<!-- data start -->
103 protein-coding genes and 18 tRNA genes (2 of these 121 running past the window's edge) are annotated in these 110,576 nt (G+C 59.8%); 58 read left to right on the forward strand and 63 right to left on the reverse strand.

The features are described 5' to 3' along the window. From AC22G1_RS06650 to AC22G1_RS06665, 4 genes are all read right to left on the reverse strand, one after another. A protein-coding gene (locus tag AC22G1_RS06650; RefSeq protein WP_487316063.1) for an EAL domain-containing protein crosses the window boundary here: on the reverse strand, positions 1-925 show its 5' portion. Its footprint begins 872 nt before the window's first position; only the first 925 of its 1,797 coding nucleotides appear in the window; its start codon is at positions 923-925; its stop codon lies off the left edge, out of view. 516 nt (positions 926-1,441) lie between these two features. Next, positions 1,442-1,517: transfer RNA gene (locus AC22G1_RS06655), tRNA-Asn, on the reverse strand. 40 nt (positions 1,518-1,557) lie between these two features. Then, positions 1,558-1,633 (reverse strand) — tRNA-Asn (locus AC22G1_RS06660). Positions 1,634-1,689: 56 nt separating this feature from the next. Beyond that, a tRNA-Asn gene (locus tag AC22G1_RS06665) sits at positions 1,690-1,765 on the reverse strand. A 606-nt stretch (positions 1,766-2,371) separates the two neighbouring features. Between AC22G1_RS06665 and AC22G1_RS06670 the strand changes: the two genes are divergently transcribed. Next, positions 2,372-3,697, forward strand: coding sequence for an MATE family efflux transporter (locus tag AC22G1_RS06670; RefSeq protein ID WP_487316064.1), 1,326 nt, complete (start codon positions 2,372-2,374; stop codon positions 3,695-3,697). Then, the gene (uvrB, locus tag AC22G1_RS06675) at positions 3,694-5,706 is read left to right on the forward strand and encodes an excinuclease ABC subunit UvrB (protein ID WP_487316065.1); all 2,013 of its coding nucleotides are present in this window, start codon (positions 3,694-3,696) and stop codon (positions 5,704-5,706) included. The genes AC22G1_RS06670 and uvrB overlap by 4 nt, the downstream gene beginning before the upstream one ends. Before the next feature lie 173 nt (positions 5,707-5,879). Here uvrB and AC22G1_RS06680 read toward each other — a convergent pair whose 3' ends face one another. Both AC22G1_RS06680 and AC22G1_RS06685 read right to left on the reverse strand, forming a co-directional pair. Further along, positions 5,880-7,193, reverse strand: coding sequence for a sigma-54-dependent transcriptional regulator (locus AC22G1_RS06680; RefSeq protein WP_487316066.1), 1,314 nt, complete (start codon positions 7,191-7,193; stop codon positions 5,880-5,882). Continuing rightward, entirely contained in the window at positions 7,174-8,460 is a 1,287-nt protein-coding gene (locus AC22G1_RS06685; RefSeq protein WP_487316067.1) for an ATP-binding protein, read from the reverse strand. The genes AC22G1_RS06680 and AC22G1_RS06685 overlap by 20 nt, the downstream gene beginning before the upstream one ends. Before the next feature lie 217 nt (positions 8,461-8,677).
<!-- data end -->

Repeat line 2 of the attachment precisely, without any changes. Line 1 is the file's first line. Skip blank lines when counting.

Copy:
The features are described 5' to 3' along the window. From AC22G1_RS06650 to AC22G1_RS06665, 4 genes are all read right to left on the reverse strand, one after another. A protein-coding gene (locus tag AC22G1_RS06650; RefSeq protein WP_487316063.1) for an EAL domain-containing protein crosses the window boundary here: on the reverse strand, positions 1-925 show its 5' portion. Its footprint begins 872 nt before the window's first position; only the first 925 of its 1,797 coding nucleotides appear in the window; its start codon is at positions 923-925; its stop codon lies off the left edge, out of view. 516 nt (positions 926-1,441) lie between these two features. Next, positions 1,442-1,517: transfer RNA gene (locus AC22G1_RS06655), tRNA-Asn, on the reverse strand. 40 nt (positions 1,518-1,557) lie between these two features. Then, positions 1,558-1,633 (reverse strand) — tRNA-Asn (locus AC22G1_RS06660). Positions 1,634-1,689: 56 nt separating this feature from the next. Beyond that, a tRNA-Asn gene (locus tag AC22G1_RS06665) sits at positions 1,690-1,765 on the reverse strand. A 606-nt stretch (positions 1,766-2,371) separates the two neighbouring features. Between AC22G1_RS06665 and AC22G1_RS06670 the strand changes: the two genes are divergently transcribed. Next, positions 2,372-3,697, forward strand: coding sequence for an MATE family efflux transporter (locus tag AC22G1_RS06670; RefSeq protein ID WP_487316064.1), 1,326 nt, complete (start codon positions 2,372-2,374; stop codon positions 3,695-3,697). Then, the gene (uvrB, locus tag AC22G1_RS06675) at positions 3,694-5,706 is read left to right on the forward strand and encodes an excinuclease ABC subunit UvrB (protein ID WP_487316065.1); all 2,013 of its coding nucleotides are present in this window, start codon (positions 3,694-3,696) and stop codon (positions 5,704-5,706) included. The genes AC22G1_RS06670 and uvrB overlap by 4 nt, the downstream gene beginning before the upstream one ends. Before the next feature lie 173 nt (positions 5,707-5,879). Here uvrB and AC22G1_RS06680 read toward each other — a convergent pair whose 3' ends face one another. Both AC22G1_RS06680 and AC22G1_RS06685 read right to left on the reverse strand, forming a co-directional pair. Further along, positions 5,880-7,193, reverse strand: coding sequence for a sigma-54-dependent transcriptional regulator (locus AC22G1_RS06680; RefSeq protein WP_487316066.1), 1,314 nt, complete (start codon positions 7,191-7,193; stop codon positions 5,880-5,882). Continuing rightward, entirely contained in the window at positions 7,174-8,460 is a 1,287-nt protein-coding gene (locus AC22G1_RS06685; RefSeq protein WP_487316067.1) for an ATP-binding protein, read from the reverse strand. The genes AC22G1_RS06680 and AC22G1_RS06685 overlap by 20 nt, the downstream gene beginning before the upstream one ends. Before the next feature lie 217 nt (positions 8,461-8,677).